Magnum::Math::Algorithms namespace

Algorithms.

Contents

Various matrix and vector algorithms.

This library is built as part of Magnum by default. To use this library with CMake, you need to find the Magnum package and link to the Magnum::Magnum target:

find_package(Magnum REQUIRED)

# ...
target_link_libraries(your-app Magnum::Magnum)

See Downloading and building and Usage with CMake for more information.

Functions

template<std::size_t size, std::size_t rows, class T>
auto gaussJordanInPlaceTransposed(RectangularMatrix<size, size, T>& a, RectangularMatrix<size, rows, T>& t) -> bool
In-place Gauss-Jordan elimination on transposed matrices.
template<std::size_t size, std::size_t cols, class T>
auto gaussJordanInPlace(RectangularMatrix<size, size, T>& a, RectangularMatrix<cols, size, T>& t) -> bool
In-place Gauss-Jordan elimination.
template<std::size_t size, class T>
auto gaussJordanInverted(Matrix<size, T> matrix) -> Matrix<size, T>
Gauss-Jordan matrix inversion.
template<std::size_t cols, std::size_t rows, class T>
void gramSchmidtOrthogonalizeInPlace(RectangularMatrix<cols, rows, T>& matrix)
In-place Gram-Schmidt matrix orthogonalization.
template<std::size_t cols, std::size_t rows, class T>
auto gramSchmidtOrthogonalize(RectangularMatrix<cols, rows, T> matrix) -> RectangularMatrix<cols, rows, T>
Gram-Schmidt matrix orthogonalization.
template<std::size_t cols, std::size_t rows, class T>
void gramSchmidtOrthonormalizeInPlace(RectangularMatrix<cols, rows, T>& matrix)
In-place Gram-Schmidt matrix orthonormalization.
template<std::size_t cols, std::size_t rows, class T>
auto gramSchmidtOrthonormalize(RectangularMatrix<cols, rows, T> matrix) -> RectangularMatrix<cols, rows, T>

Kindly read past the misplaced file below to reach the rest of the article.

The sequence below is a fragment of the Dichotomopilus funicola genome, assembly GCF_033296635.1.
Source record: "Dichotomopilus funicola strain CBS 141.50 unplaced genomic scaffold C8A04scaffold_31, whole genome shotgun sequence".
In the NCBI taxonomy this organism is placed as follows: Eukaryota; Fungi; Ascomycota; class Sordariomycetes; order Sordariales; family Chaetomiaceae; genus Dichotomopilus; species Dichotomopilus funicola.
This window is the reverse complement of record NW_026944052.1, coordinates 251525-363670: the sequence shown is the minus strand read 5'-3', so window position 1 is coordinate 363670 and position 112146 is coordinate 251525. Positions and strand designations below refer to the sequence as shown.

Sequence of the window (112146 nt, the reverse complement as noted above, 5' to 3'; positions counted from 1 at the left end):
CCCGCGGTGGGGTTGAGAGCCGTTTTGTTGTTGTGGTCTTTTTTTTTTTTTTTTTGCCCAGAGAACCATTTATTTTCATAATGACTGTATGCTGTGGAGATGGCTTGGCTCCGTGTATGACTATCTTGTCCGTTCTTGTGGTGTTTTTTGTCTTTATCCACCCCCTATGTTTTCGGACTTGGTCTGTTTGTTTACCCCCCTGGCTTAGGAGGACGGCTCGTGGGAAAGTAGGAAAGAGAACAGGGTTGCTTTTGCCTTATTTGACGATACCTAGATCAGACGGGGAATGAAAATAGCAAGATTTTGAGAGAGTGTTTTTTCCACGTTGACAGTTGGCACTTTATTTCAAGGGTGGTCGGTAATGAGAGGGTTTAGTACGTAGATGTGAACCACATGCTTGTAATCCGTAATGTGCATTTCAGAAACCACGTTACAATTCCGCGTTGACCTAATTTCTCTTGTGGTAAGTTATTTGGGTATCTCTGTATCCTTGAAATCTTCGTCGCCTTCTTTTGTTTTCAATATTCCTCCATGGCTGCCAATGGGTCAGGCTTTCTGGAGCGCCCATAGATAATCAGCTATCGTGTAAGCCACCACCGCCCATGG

Gram-Schmidt matrix orthonormalization.
template<class Iterator, class T = typename std::decay<decltype(*std::declval<Iterator>())>::type>
auto kahanSum(Iterator begin, Iterator end, T sum = T(0), T* compensation = nullptr) -> T
Kahan summation algorithm.
template<std::size_t size, class T>
auto qr(const Matrix<size, T>& matrix) -> std::pair<Matrix<size, T>, Matrix<size, T>>
QR decomposition.
template<std::size_t cols, std::size_t rows, class T>
auto svd(RectangularMatrix<cols, rows, T> m) -> std::tuple<RectangularMatrix<cols, rows, T>, Vector<cols, T>, Matrix<cols, T>>
Singular Value Decomposition.

Function documentation

template<std::size_t size, std::size_t rows, class T>
bool Magnum::Math::Algorithms::gaussJordanInPlaceTransposed(RectangularMatrix<size, size, T>& a, RectangularMatrix<size, rows, T>& t)

In-place Gauss-Jordan elimination on transposed matrices.

Parameters
a Transposed left side of augmented matrix
t Transposed right side of augmented matrix
Returns True if a is regular, false if a is singular (and thus the system cannot be solved).